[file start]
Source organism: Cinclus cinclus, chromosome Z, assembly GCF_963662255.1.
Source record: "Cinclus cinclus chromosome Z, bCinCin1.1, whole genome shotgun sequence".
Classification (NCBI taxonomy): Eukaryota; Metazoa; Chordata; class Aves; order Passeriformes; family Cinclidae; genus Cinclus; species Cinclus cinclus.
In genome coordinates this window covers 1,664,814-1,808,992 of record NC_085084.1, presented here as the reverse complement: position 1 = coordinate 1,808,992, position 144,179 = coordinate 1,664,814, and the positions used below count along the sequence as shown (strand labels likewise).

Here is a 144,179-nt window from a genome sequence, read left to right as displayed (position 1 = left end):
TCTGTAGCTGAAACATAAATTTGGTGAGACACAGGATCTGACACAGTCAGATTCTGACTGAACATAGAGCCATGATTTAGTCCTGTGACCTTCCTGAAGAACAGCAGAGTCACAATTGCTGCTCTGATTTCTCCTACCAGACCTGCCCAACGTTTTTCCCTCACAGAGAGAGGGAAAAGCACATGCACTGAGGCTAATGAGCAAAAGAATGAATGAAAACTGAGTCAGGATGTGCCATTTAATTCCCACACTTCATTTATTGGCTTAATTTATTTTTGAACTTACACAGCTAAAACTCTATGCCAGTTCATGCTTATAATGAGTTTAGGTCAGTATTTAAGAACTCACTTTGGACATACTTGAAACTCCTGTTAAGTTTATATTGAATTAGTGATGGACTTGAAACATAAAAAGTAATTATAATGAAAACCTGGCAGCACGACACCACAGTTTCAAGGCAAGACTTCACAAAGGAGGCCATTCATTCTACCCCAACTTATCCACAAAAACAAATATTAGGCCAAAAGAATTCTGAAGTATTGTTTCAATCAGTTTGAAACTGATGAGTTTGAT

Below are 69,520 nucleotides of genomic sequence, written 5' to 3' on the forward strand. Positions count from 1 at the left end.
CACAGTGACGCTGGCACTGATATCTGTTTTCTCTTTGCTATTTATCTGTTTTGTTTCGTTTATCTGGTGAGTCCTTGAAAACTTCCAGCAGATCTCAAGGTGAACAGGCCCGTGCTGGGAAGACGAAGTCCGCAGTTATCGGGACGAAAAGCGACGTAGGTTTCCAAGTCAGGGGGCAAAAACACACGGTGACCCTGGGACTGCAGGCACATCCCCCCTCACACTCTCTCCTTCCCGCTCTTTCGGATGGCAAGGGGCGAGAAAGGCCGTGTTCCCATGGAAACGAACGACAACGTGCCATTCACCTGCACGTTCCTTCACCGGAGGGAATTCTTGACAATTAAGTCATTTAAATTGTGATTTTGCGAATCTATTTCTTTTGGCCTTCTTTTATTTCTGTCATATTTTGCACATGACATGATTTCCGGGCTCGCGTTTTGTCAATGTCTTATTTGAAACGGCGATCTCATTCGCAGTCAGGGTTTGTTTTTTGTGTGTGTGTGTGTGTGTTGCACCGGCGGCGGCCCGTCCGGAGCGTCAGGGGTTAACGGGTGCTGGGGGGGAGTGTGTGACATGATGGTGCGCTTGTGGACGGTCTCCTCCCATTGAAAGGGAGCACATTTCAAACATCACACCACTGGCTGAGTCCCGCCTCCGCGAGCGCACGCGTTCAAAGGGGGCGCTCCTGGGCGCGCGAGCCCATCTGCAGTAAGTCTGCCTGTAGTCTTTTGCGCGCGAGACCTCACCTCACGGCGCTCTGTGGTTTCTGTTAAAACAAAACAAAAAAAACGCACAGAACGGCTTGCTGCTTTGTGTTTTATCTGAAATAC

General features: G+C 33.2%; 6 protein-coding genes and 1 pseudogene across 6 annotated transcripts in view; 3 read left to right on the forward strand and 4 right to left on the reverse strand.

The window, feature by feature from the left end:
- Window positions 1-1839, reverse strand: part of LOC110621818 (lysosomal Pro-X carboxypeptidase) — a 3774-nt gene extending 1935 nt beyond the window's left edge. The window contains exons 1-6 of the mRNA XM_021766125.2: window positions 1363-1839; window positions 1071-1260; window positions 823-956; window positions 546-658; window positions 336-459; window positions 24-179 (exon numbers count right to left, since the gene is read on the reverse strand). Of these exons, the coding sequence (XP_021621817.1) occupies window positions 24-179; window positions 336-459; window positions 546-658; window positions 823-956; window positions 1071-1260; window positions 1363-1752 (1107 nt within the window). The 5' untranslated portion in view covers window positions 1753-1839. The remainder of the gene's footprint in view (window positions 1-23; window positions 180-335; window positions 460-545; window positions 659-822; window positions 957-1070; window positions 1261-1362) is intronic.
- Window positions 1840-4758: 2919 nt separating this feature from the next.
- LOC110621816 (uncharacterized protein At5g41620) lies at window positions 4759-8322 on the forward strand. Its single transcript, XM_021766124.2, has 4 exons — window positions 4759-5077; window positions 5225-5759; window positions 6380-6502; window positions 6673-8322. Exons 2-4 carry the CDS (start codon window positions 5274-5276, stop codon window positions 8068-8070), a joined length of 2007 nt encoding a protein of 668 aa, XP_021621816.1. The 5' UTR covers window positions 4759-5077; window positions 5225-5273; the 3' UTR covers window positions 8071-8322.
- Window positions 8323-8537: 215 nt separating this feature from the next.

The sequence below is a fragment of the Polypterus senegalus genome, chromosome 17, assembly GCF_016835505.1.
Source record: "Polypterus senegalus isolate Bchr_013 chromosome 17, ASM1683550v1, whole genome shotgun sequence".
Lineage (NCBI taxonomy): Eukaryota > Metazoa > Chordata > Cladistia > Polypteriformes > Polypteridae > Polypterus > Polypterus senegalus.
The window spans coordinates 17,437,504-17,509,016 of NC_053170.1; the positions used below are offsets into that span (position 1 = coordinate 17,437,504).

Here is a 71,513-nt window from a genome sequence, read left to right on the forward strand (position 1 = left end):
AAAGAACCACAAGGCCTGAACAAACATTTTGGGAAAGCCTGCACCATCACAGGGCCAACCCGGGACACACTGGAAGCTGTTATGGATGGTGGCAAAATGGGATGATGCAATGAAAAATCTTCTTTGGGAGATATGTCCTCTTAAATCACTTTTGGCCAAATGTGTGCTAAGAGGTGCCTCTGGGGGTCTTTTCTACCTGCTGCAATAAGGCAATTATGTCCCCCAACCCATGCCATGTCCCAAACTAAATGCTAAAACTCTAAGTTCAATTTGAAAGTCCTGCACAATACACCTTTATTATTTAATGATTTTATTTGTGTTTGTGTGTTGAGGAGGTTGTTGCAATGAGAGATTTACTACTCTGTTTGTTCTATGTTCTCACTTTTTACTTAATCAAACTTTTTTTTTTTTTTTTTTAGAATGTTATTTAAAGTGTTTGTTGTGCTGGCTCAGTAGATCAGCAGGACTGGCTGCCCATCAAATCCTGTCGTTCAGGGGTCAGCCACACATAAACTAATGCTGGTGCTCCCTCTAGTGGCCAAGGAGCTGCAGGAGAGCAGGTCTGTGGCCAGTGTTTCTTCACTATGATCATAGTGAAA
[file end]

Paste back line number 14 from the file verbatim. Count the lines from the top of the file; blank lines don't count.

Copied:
- Window positions 8323-8537: 215 nt separating this feature from the next.